A surprising number of the Chicagoans I met in Washington, on hearing of my interest in their growing ranks within the Obama Administration, delivered the same punch line to a well-worn story about home. Sixty years ago, when a future U.S. congressman and federal judge named Abner Mikva tried to volunteer at his South Side ward office, the boss there asked him, “Who sent you?” After the young Mikva admitted no one had, he was rebuffed: “We don’t want nobody nobody sent.” By reciting this kicker, the Chicagoans were staking their own claim to the city’s pugnacious political history while at the same time implying they had traveled far from that world. It was a way to say they had come out of Chicago with all the valuable lessons and none of the taint. Barack Obama himself sometimes proclaimed on the campaign trail, “Nobody sent me,” announcing both his ties to his adopted city and his arrival as a force for change.
Over the past year and a half, the administration’s Chicago roots have been credited with just about all its failures and accomplishments, the word “Chicago” serving as shorthand for everything from extremism to incompetence to conciliation. The core group of Chicagoans close to the president, all of whom worked for Mayor Richard Daley, have been accused of tone-deafness and insularity. Within the course of a few weeks earlier this year, the Beltway punditry issued competing calls for Rahm Emanuel to step down as chief of staff and to take over the reins in the White House; cast as a bat-wielding Al Capone, he was seen as both the administration’s corrupter and its savior. The passage of health-care reform, in March, was hailed as the triumph of a “Chicago Way,” just as two months earlier the bill’s impending death had been chalked up to the Obama team’s provincial innocence.
In reality, this group of Chicagoans has hardly distinguished itself from past administrations. They are eager to cozy up to power when it suits their interests; they have pointedly given little offense, social or ideological, to the Washington oligarchy and the system over which it presides. Progressives who back in December felt betrayed by compromises in the health-care bill and other unfulfilled promises now are thrilled at the passage of legislation in any form, their elation made possible only by their diminished expectations. An administration that seemed adrift for its first year—that often appeared out of touch and unable to communicate what it stood for—may have emerged from Chicago with some of the taint and not enough of the hard political lessons.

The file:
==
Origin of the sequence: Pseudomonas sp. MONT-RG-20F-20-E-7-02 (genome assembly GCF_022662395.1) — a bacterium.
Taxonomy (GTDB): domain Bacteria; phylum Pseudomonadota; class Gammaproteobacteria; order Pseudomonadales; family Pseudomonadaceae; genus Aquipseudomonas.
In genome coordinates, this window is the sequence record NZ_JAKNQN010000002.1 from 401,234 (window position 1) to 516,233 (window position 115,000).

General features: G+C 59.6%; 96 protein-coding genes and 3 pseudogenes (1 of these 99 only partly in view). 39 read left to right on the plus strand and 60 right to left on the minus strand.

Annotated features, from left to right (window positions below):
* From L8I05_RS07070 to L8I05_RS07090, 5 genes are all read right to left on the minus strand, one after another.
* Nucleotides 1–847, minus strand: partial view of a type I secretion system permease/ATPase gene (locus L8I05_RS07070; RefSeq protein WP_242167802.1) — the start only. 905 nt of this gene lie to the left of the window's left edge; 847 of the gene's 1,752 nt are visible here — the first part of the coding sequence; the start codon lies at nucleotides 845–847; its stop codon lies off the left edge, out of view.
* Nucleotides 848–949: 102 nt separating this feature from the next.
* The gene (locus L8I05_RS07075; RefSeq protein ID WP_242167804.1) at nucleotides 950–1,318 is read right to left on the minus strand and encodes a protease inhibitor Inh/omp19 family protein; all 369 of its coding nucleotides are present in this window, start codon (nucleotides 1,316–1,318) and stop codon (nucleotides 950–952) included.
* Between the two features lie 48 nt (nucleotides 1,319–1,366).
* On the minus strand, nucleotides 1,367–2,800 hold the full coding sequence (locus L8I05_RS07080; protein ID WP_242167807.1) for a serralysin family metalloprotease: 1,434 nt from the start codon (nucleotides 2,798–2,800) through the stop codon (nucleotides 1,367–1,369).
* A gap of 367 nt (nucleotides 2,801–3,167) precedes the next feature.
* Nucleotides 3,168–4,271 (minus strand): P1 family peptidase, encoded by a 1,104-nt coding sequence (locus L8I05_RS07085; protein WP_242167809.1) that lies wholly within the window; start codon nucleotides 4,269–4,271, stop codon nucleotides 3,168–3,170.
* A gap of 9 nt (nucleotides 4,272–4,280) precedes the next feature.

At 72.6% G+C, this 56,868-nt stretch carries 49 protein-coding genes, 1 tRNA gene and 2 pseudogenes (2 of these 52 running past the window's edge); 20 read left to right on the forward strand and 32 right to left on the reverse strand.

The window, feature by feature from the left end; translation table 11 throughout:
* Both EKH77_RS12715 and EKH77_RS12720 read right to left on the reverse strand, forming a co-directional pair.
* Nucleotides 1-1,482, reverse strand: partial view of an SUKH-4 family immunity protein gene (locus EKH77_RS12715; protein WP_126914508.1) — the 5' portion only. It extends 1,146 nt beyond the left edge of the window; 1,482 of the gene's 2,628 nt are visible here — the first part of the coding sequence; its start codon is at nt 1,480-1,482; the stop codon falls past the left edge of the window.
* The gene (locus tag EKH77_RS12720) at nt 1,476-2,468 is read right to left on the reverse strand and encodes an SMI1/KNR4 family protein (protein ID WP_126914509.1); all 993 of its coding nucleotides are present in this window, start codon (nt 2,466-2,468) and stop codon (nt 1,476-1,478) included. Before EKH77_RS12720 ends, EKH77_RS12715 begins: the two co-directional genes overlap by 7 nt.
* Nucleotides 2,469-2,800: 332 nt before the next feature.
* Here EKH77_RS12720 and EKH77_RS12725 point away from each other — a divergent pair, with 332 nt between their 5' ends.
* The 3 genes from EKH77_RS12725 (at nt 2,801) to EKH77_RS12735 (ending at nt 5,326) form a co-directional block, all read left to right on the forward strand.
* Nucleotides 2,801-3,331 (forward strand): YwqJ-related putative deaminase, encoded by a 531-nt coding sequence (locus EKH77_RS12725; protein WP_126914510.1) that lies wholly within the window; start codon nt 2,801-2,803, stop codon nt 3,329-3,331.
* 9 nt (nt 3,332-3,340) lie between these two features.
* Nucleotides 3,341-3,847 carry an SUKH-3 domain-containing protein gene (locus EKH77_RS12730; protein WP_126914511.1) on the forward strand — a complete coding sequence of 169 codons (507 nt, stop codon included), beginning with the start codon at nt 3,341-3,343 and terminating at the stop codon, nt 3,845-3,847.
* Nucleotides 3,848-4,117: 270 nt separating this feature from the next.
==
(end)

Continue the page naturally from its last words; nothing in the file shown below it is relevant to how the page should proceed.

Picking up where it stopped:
When I spoke to Mikva, long a friend and mentor to the president, I asked about the appropriation of his ward-boss anecdote. “Barack took it on as if it happened to him,” Mikva said, his voice betraying just a hint of irritation. “I had to remind him where he heard the story. I had to tell him that it was my story, and it really happened.”
One of the first Chicago transplants I met in Washington was Tim Tuten, a friend of my brother’s who had recently been named to a communications job in the Education Department. Tim, who is forty-nine and co-owns a music club on the North Side of Chicago called the Hideout, belonged to a cadre of ex-campaign workers and junior appointees who were re-creating (and redefining) their Chicago networks in the capital. Staffers from Obama’s U.S. Senate campaign, many of whom were now scattered throughout various departments, told me they had begun to reconnect. Another group—including several graduates of the University of Chicago Lab School, the high-end private school in Hyde Park that the Obama girls attended—was also gathering biweekly in what one member described as a kind of salon. “Anyone passing through from Chicago stops by,” explained Kareem Saleh, a Georgetown University law student who served on the economic transition team after the election. As for Tim, he had been a teacher and administrator in the Chicago public-school system; now he was one of a dozen or so Chicagoans who worked under Secretary of Education Arne Duncan, formerly the Chicago superintendent of schools. In his first weeks in the capital, Tim said, he ran into a friend from home at the White House, fell in with a new circle of Chicagoans at a barbecue in southeast Washington, and attended a rooftop party at the home of Peter Cunningham, who had worked for both Daley and Duncan in Chicago and is himself currently at the Education Department. Other guests at the rooftop party included Duncan, various administration staffers from Chicago, and even members of Wilco, the popular Chicago-based band.